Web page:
By Megan Wong
Through the Agency of Volunteer Service of Hong Kong, I delivered hot meals and necessities to impoverished families around Tsuen Wan, a market town on the outskirts. As I entered each of the homes, I was stunned. On each floor of the buildings where the families lived was a conventional flat; however, the original flat was divided into five more units, each no more than a hundred square feet in area. In front of me, I saw families living an overcrowded yet isolated existence, sparking within me disbelief and outrage. It was difficult to believe I was still in Hong Kong; how could Asia’s “World City” blatantly ignore the vital needs of its citizens.
In a prominent international finance hub, 25% of the city’s population still lives below the poverty line. Hong Kong’s tug of war game between wealth and poverty is insidious and is symbolic of my hometown in its truest form. While walking around the city, constant reminders of poverty bombarded me wherever I wandered, be it a woman digging through the garbage for a meal, or a man kneeling on the sidewalk, begging for money.
Continue reading Volunteering Abroad
By Ross Rozanski
Zip lining above a treacherous ravine. Playing soccer on a rustic ranch. Horseback riding through chilled rivers. Waiting in line at a Burger King at five in the morning. In all of their exciting and exhausting and excellent thrill, I, along with nine other high school students, experienced these activities and more in Argentina. Except for waiting to order a Double Whopper in a line that almost extended out the door on a sub-forty degree night, this Argentinian trip was an experience so full and engaging and just pure fun that few of us ever complained.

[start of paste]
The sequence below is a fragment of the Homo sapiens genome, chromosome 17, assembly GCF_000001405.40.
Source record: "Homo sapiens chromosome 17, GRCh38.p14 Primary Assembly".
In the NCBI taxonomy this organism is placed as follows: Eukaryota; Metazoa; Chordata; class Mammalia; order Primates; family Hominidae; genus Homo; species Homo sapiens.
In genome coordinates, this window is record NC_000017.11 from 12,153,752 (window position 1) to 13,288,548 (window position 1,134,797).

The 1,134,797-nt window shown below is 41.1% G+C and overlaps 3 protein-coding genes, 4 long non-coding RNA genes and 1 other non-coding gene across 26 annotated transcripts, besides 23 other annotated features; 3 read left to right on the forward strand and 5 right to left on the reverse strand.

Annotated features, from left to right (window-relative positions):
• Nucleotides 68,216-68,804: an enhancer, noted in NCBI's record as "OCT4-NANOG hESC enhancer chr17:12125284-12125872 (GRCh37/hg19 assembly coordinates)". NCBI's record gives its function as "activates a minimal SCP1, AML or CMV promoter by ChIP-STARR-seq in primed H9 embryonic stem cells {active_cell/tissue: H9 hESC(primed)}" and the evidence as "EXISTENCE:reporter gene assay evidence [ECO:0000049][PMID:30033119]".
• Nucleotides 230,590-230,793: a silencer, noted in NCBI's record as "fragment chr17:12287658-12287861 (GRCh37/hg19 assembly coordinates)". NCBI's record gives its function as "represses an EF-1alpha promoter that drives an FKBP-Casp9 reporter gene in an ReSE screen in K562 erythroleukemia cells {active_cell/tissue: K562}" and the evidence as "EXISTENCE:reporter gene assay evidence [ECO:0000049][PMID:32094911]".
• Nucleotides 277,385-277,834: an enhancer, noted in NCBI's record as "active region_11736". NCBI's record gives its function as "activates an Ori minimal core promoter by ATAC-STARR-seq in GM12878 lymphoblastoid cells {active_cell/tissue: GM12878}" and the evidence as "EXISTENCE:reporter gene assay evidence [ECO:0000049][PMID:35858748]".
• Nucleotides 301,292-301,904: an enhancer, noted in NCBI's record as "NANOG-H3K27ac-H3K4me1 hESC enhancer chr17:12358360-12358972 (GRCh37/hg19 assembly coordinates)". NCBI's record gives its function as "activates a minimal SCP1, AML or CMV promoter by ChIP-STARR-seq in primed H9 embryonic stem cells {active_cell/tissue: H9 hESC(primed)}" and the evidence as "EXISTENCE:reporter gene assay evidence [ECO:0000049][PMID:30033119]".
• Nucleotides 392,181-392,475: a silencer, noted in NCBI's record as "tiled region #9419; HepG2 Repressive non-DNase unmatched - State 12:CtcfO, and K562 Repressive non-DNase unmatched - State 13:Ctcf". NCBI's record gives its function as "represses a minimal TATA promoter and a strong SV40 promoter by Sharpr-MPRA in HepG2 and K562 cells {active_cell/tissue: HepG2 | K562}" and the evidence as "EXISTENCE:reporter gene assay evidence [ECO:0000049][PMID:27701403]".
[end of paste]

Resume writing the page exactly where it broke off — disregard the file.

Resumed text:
During my junior year in high school, I was part of an intercambio program with my high school, in which a group of students from a high school in Buenos Aires lived with us in our homes for one month. The following summer, we were hosted by them in their city. At this point in my life, I had studied Spanish for five years, and I was thrilled by the opportunity to use the language in one of its native lands. We had many great memories when they visited us in Massachusetts, including snowboarding, Patriots games, and small house parties. To say I was ready to hop on the plane already is a tremendous understatement.
Continue reading My Summer in Argentina
By Rachel Essel
When I studied abroad in St. Petersburg, Russia, the only way for me to get around besides walking was public transportation. If you’re not familiar with St. Petersburg’s geography, the city consists mostly of two main islands and sections of mainland and I lived on one of the islands with my host family. Due to the nearest metro stop to me being closed for remodeling, I had to take mostly buses and trams everywhere which made things a lot more complicated.
The first day of school my host mom actually took me there, and we left while it was still dark out to get on a tram, to go to the next closest metro stop to meet my fellow students where a bus would take us the rest of the way to school. It was so confusing and took so long and then my host mom drops this bomb on me: I won’t actually be taking that route to school, that was just to meet at the correct metro stop the first day. So at the end of the day my host mom takes me out to where I will catch a bus that will take me all the way to school the next morning.
Continue reading The Triumph of Navigating a New Bus System